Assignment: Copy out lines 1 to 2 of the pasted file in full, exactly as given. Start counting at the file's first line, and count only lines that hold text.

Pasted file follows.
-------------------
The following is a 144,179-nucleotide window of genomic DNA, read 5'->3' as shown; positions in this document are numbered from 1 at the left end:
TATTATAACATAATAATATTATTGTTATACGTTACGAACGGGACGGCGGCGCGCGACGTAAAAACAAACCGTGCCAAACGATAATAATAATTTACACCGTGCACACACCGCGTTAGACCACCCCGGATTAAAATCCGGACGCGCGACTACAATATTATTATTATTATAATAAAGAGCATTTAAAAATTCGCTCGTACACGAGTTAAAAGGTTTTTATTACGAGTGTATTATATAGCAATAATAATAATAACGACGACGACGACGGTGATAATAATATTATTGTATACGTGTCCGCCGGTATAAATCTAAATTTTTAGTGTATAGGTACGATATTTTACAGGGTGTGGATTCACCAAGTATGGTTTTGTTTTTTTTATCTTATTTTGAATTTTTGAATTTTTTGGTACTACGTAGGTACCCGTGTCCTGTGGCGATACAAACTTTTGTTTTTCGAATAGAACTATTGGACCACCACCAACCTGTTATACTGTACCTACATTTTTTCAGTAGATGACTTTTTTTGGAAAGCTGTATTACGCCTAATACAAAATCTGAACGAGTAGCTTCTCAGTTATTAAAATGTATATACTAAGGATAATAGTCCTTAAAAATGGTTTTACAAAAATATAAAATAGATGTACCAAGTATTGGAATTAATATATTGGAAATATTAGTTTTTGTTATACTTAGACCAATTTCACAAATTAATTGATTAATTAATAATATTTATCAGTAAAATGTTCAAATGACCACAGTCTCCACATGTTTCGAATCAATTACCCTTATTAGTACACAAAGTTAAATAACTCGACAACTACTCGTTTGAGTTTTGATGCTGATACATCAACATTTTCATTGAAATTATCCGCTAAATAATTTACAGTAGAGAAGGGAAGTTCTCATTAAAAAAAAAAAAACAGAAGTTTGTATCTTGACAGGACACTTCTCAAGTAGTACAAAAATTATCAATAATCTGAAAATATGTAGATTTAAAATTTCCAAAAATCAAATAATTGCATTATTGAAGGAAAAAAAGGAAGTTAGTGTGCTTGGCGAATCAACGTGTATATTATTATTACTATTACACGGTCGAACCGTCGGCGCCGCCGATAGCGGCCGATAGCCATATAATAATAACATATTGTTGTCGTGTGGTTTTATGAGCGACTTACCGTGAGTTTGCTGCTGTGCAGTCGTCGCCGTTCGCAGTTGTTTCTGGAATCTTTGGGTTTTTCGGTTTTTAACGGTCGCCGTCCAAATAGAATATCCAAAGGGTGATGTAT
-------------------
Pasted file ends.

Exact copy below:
The following is a 144,179-nucleotide window of genomic DNA, read 5'->3' as shown; positions in this document are numbered from 1 at the left end:
TATTATAACATAATAATATTATTGTTATACGTTACGAACGGGACGGCGGCGCGCGACGTAAAAACAAACCGTGCCAAACGATAATAATAATTTACACCGTGCACACACCGCGTTAGACCACCCCGGATTAAAATCCGGACGCGCGACTACAATATTATTATTATTATAATAAAGAGCATTTAAAAATTCGCTCGTACACGAGTTAAAAGGTTTTTATTACGAGTGTATTATATAGCAATAATAATAATAACGACGACGACGACGGTGATAATAATATTATTGTATACGTGTCCGCCGGTATAAATCTAAATTTTTAGTGTATAGGTACGATATTTTACAGGGTGTGGATTCACCAAGTATGGTTTTGTTTTTTTTATCTTATTTTGAATTTTTGAATTTTTTGGTACTACGTAGGTACCCGTGTCCTGTGGCGATACAAACTTTTGTTTTTCGAATAGAACTATTGGACCACCACCAACCTGTTATACTGTACCTACATTTTTTCAGTAGATGACTTTTTTTGGAAAGCTGTATTACGCCTAATACAAAATCTGAACGAGTAGCTTCTCAGTTATTAAAATGTATATACTAAGGATAATAGTCCTTAAAAATGGTTTTACAAAAATATAAAATAGATGTACCAAGTATTGGAATTAATATATTGGAAATATTAGTTTTTGTTATACTTAGACCAATTTCACAAATTAATTGATTAATTAATAATATTTATCAGTAAAATGTTCAAATGACCACAGTCTCCACATGTTTCGAATCAATTACCCTTATTAGTACACAAAGTTAAATAACTCGACAACTACTCGTTTGAGTTTTGATGCTGATACATCAACATTTTCATTGAAATTATCCGCTAAATAATTTACAGTAGAGAAGGGAAGTTCTCATTAAAAAAAAAAAAACAGAAGTTTGTATCTTGACAGGACACTTCTCAAGTAGTACAAAAATTATCAATAATCTGAAAATATGTAGATTTAAAATTTCCAAAAATCAAATAATTGCATTATTGAAGGAAAAAAAGGAAGTTAGTGTGCTTGGCGAATCAACGTGTATATTATTATTACTATTACACGGTCGAACCGTCGGCGCCGCCGATAGCGGCCGATAGCCATATAATAATAACATATTGTTGTCGTGTGGTTTTATGAGCGACTTACCGTGAGTTTGCTGCTGTGCAGTCGTCGCCGTTCGCAGTTGTTTCTGGAATCTTTGGGTTTTTCGGTTTTTAACGGTCGCCGTCCAAATAGAATATCCAAAGGGTGATGTAT